I hope you share my love of American theatre history, an interest which continued to increase throughout my teaching and directing career. I am particularly drawn to researching and writing about nineteenth century actors, managers and stage technicians, as they competed to entertain the American public in an era of changing tastes and methods of theatrical production.
Thomas Hamblin and the Bowery Theatre: The New York Reign of "Blood and Thunder" Melodramas
This book recounts the personal and professional life of Thomas Souness Hamblin (1800-1853), Shakespearean actor and Bowery Theatre manager. Primarily responsible for the popularity of "blood and thunder" melodramas with working class audiences in New York City, Hamblin discovered, trained and promoted many young actors and, especially, actresses who later became famous in their own right. He also epitomized the "sporting man" of mid-nineteenth century life, conducting a scandalous series of affairs and visits to Manhattan brothels, which cost him his marriage to Elizabeth Blanchard Hamblin (1799-1849) and made him the brunt of moralist, religious and journalistic crusades, notably that of James Gordon Bennett's New York Herald. His machinations and perseverance through trying challenges, including several destructions of the Bowery Theatre by fire, extensive financial and legal complications, and the untimely deaths of several young protégées, earned him equal measures of admiration and opprobrium.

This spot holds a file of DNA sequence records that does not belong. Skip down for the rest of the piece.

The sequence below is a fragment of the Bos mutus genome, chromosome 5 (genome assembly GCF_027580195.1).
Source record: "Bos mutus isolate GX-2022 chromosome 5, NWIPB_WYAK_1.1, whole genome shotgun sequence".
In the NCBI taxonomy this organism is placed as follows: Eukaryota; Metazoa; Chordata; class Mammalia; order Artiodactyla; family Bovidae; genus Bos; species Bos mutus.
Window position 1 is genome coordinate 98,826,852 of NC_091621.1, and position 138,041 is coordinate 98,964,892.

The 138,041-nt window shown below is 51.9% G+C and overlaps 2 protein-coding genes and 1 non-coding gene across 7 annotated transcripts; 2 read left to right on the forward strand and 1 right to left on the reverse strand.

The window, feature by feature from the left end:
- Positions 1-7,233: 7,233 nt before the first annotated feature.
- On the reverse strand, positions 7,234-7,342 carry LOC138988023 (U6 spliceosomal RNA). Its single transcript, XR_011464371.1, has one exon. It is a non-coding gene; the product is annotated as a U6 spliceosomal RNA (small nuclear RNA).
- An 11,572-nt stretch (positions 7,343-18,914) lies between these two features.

Backstage at the Lincoln Assassination
This is the untold story of Lincoln's assassination...OUT NOW! It tells the story of this singular event in American history from the unique backstage point of view. Every other version of the assassination has either followed Booth out the back door of the theatre to his death in a tobacco barn or Lincoln out the front door to his in a small bedroom across the street. The story left untold is that of the forty-six terrified people left huddling in the theatre as soldiers take up stations inside and the audience surges into the street, chanting "Burn the place down!" Many of them were arrested, interrogated and imprisoned merely because they knew John Wilkes Booth. On April 6, 2015, Regnery History released the paperback form of Backstage at the Lincoln Assassination.
Backstage at the Lincoln Assassination establishes for the first time that Ford's Theatre was a hotbed of secessionist thought and simmering conflict. Even before April 14, 1865, it was ready to explode. Confederate veterans worked side by side with Union veterans; some had lost brothers or sons fighting for each of the opposing sides. Evidence suggests that more than a few people backstage had advance knowledge but were never implicated, and that the Union War Department planted spies backstage to keep an eye on disloyal characters. This book establishes for the first time where each person backstage was at the moment of the shot, what each was doing, and how each person's life was irrevocably changed from that moment on. The research reflected in this book was meticulous, utilizing previously unpublished letters and photos of these forty-six people, as well as the latest digital search engines to uncover new links to Union and Confederate Army records, pension and census data and previously undiscovered interviews.
Read More About The Key Figures Here